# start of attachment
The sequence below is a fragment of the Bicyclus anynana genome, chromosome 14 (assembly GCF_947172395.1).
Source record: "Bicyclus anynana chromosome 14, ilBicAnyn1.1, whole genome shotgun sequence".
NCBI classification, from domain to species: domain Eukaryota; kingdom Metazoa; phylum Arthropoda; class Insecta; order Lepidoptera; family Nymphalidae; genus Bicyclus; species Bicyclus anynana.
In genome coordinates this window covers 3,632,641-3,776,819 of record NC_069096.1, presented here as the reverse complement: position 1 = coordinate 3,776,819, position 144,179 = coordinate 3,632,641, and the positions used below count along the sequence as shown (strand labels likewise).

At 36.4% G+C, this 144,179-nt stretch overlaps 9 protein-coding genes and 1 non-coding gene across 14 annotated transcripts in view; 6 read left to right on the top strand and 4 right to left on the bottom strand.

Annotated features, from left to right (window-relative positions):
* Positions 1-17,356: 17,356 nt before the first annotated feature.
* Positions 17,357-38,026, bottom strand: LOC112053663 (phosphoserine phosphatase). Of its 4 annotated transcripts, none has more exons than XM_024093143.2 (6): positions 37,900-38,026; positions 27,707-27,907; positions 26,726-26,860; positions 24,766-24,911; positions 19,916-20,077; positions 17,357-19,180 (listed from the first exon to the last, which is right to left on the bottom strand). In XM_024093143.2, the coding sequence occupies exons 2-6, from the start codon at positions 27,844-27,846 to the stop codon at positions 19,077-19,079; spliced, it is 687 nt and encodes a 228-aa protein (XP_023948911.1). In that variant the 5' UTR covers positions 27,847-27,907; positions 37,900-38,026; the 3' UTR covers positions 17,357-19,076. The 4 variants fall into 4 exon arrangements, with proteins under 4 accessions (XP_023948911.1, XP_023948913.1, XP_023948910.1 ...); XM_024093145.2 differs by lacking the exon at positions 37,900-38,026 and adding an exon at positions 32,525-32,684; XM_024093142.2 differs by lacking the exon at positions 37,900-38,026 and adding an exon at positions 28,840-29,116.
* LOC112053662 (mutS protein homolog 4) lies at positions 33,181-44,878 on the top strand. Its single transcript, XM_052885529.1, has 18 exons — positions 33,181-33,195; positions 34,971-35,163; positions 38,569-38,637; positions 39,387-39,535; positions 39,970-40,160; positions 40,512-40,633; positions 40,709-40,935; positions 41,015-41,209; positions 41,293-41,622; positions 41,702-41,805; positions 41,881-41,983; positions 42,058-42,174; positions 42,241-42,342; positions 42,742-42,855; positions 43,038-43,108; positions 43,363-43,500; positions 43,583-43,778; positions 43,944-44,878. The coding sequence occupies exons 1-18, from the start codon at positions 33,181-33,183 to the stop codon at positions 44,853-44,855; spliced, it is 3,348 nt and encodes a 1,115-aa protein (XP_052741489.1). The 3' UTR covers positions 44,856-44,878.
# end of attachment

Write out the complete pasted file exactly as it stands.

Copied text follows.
The sequence below is a fragment of the Bicyclus anynana genome, chromosome 14 (assembly GCF_947172395.1).
Source record: "Bicyclus anynana chromosome 14, ilBicAnyn1.1, whole genome shotgun sequence".
NCBI classification, from domain to species: domain Eukaryota; kingdom Metazoa; phylum Arthropoda; class Insecta; order Lepidoptera; family Nymphalidae; genus Bicyclus; species Bicyclus anynana.
In genome coordinates this window covers 3,632,641-3,776,819 of record NC_069096.1, presented here as the reverse complement: position 1 = coordinate 3,776,819, position 144,179 = coordinate 3,632,641, and the positions used below count along the sequence as shown (strand labels likewise).

At 36.4% G+C, this 144,179-nt stretch overlaps 9 protein-coding genes and 1 non-coding gene across 14 annotated transcripts in view; 6 read left to right on the top strand and 4 right to left on the bottom strand.

Annotated features, from left to right (window-relative positions):
* Positions 1-17,356: 17,356 nt before the first annotated feature.
* Positions 17,357-38,026, bottom strand: LOC112053663 (phosphoserine phosphatase). Of its 4 annotated transcripts, none has more exons than XM_024093143.2 (6): positions 37,900-38,026; positions 27,707-27,907; positions 26,726-26,860; positions 24,766-24,911; positions 19,916-20,077; positions 17,357-19,180 (listed from the first exon to the last, which is right to left on the bottom strand). In XM_024093143.2, the coding sequence occupies exons 2-6, from the start codon at positions 27,844-27,846 to the stop codon at positions 19,077-19,079; spliced, it is 687 nt and encodes a 228-aa protein (XP_023948911.1). In that variant the 5' UTR covers positions 27,847-27,907; positions 37,900-38,026; the 3' UTR covers positions 17,357-19,076. The 4 variants fall into 4 exon arrangements, with proteins under 4 accessions (XP_023948911.1, XP_023948913.1, XP_023948910.1 ...); XM_024093145.2 differs by lacking the exon at positions 37,900-38,026 and adding an exon at positions 32,525-32,684; XM_024093142.2 differs by lacking the exon at positions 37,900-38,026 and adding an exon at positions 28,840-29,116.
* LOC112053662 (mutS protein homolog 4) lies at positions 33,181-44,878 on the top strand. Its single transcript, XM_052885529.1, has 18 exons — positions 33,181-33,195; positions 34,971-35,163; positions 38,569-38,637; positions 39,387-39,535; positions 39,970-40,160; positions 40,512-40,633; positions 40,709-40,935; positions 41,015-41,209; positions 41,293-41,622; positions 41,702-41,805; positions 41,881-41,983; positions 42,058-42,174; positions 42,241-42,342; positions 42,742-42,855; positions 43,038-43,108; positions 43,363-43,500; positions 43,583-43,778; positions 43,944-44,878. The coding sequence occupies exons 1-18, from the start codon at positions 33,181-33,183 to the stop codon at positions 44,853-44,855; spliced, it is 3,348 nt and encodes a 1,115-aa protein (XP_052741489.1). The 3' UTR covers positions 44,856-44,878.